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The Secret Agent / Edition 2
     

The Secret Agent / Edition 2

3.4 35
by Joseph Conrad
 

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ISBN-10: 0192801694

ISBN-13: 9780192801692

Pub. Date: 04/28/2004

Publisher: Oxford University Press, USA

The Secret Agent is the unsurpassed ancestor of a long series of twentieth-century novels and films which explore the confused motives that lie at the heart of political terrorism. In its use of powerful psychological insight to intensify narrative suspense, it set the terms by which subsequent works in its genre were created. Conrad was the first novelist to

Overview

The Secret Agent is the unsurpassed ancestor of a long series of twentieth-century novels and films which explore the confused motives that lie at the heart of political terrorism. In its use of powerful psychological insight to intensify narrative suspense, it set the terms by which subsequent works in its genre were created. Conrad was the first novelist to discover the strange in-between territory of the political exile, and his genius was such that we still have no truer map of that region's moral terrain than his story of a terrorist plot and its tragic consequences for the guilty and innocent alike.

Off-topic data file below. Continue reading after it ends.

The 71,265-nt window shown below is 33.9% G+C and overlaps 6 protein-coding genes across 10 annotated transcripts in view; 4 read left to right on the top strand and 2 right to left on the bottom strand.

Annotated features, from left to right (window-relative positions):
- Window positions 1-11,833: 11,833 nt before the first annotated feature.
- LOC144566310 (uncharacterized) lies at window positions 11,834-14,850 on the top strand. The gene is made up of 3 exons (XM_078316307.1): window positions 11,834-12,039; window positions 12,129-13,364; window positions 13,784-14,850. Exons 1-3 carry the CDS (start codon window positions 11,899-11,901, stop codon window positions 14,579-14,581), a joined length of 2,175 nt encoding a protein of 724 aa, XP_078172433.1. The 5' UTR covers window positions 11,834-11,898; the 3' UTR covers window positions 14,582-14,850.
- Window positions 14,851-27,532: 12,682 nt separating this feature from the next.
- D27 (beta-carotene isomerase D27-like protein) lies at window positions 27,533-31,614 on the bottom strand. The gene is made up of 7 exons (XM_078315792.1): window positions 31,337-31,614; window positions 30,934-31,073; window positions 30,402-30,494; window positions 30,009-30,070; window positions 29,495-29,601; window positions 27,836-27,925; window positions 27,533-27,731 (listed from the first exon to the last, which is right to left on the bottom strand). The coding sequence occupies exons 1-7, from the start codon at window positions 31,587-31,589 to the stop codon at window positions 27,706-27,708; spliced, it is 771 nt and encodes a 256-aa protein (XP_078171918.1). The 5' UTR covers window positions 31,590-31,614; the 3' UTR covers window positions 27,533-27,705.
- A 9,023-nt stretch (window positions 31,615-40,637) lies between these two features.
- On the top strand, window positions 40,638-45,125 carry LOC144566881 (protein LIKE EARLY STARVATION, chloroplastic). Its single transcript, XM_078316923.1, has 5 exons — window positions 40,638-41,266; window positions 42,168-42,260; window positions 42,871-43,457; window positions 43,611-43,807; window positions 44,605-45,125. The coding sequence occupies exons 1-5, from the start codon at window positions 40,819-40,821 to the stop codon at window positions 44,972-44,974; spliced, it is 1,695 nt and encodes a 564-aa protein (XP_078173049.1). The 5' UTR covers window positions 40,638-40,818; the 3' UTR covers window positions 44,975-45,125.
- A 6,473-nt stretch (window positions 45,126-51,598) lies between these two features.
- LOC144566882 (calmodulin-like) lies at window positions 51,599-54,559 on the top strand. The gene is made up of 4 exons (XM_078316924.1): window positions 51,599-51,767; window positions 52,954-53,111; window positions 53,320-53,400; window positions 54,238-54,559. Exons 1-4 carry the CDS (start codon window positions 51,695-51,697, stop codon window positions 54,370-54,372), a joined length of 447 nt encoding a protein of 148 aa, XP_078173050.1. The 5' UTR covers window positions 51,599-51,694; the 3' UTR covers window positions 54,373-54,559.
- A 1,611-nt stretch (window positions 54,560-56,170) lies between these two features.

Product Details

ISBN-13:
9780192801692
Publisher:
Oxford University Press, USA
Publication date:
04/28/2004
Series:
Oxford World's Classics Series
Edition description:
REV
Pages:
304
Product dimensions:
7.60(w) x 5.00(h) x 0.70(d)

Table of Contents

Acknowledgements
Introduction
Joseph Conrad: A Brief Chronology
A Note on the Text
Author’s Note

The Secret Agent

Appendix A: London

  1. From Charles Dickens, Bleak House (1853)
  2. From Ford Madox Hueffer, The Soul of London:A Survey of a Modern City (1905)

Appendix B: Anarchism and Terrorism

  1. From The Times (16 February 1894)
  2. From Isabel Meredith, A Girl Among the Anarchists (1903)
  3. From Joseph Conrad, a letter to R.B. Cunninghame Graham (20 December 1897)
  4. From Joseph Conrad, a letter to R.B. Cunninghame Graham (7 October 1907)
  5. From Peter Kropotkin, “Anarchism,” Encyclopaedia Britannica (1910)
  6. Peter Kropotkin, “The Scientific Bases of Anarchy” (1887)
  7. From Report of the Royal Commission on Alien Immigration (1903)
  8. From The Saturday Review (9 June 1906)

Appendix C: Degeneration

  1. From Charles Darwin, Expression of the Emotions in Man and Animal (1872)
  2. From E. Ray Lankester, Degeneration: A Chapter in Darwinism (1880)
  3. From Cesare Lombroso, “Illustrative Studies in Criminal Anthropology: The Physiognomy of the Anarchists” (1890)